32 For the history of the right of alienation, see post, p. 390.
33 See Doebler's Appeal, 64 Pa, St. 9.
34 Tost, p. 322.
35 See post, p. 390; Blackstone Bank v. Davis, 21 Pick. (Mass.) 42; Langdon v. Ingram's Guardian, 28 lnd. 360. Restrictions as to use may be valid. Cowell v. Springs Co., 100 U. S. 55.
36 1 Stim. Am. St. Law, § 2618; Williams. Real Prop. (17th Am. Ed.) p. 95, note.
37 See post, p. 392.
38 See post, p. 218.
Pay his debts.39 Land may also be taken from the owner under the power of eminent domain, but this can only be done on making compensation for the land so taken.40 Nor is there any way in which involuntary alienation may be avoided, except in a few states under the doctrine of spendthrift trusts.41 But an estate may be so limited to a man that it shall determine on any attempt at alienation, voluntary or involuntary, and so it will not be available to creditors.42 The restrictions on alienation by an owner in fee simple apply to lesser estates. If the owner of an estate in fee simple does not dispose of it during his life, it de scends to his heirs, and vests in them without any act on their part.43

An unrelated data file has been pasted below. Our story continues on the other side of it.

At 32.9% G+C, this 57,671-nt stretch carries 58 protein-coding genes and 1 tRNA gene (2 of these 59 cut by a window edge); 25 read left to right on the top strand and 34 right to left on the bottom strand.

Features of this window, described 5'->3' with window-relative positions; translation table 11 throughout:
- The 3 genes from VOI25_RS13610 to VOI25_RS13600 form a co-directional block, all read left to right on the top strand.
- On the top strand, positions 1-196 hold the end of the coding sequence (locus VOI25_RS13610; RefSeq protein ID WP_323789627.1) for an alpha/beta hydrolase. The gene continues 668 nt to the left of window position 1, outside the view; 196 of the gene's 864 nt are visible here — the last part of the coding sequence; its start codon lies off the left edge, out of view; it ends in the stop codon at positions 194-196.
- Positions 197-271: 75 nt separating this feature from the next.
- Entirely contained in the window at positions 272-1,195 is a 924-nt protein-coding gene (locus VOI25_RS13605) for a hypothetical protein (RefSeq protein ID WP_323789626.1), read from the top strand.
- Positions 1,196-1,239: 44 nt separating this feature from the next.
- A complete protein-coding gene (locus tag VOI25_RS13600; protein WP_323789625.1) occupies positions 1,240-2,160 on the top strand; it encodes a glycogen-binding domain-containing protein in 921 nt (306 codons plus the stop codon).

39 Watkins v. Holman, 16 Pet 25; Wyman v. Brigden, 4 Mass. 150; Nokes v. Smith, 1 Yeates (Pa.) 238. By different acts of congress a priority is given to the claims of the United States, and these acts are constitutional. U. S. v. Fisher, 2 Cranch, 358; Harrison v. Sterry, 5 Cranch. 289. Similar statutes exist in some states regulating the order of preference of claims. 2 Werner, Adm'n. 772.
40 Taylor v. Porter, 4 Hill (N. Y.) 140. See post, p. 494.
41 Post, p. 396. Keyser v. Mitchell, 67 Pa. St. 473; Ashhurst's Appeal 77 Pa. St 465; Hallett v. Thompson, 5 Paige (N. Y.) 583; Mcllvaine v. Smith, 42 Mo. 45; Lampert v. Haydel, 96 Mo. 439, 9 S. W. 780; Johnston v. Zane, 11 Grat (Va.) 552. Cf. Nichols v. Levy, 5 Wall. 433.
42 Nichols v. Eaton, 91 U. S. 716; Bramhall v. Ferris, 14 N. Y. 41: Emery v. Van Syckel, 17 N. J. Eq. 564. And see post P. 395.
43 In re Estate of Donahue, 36 Cal. 329.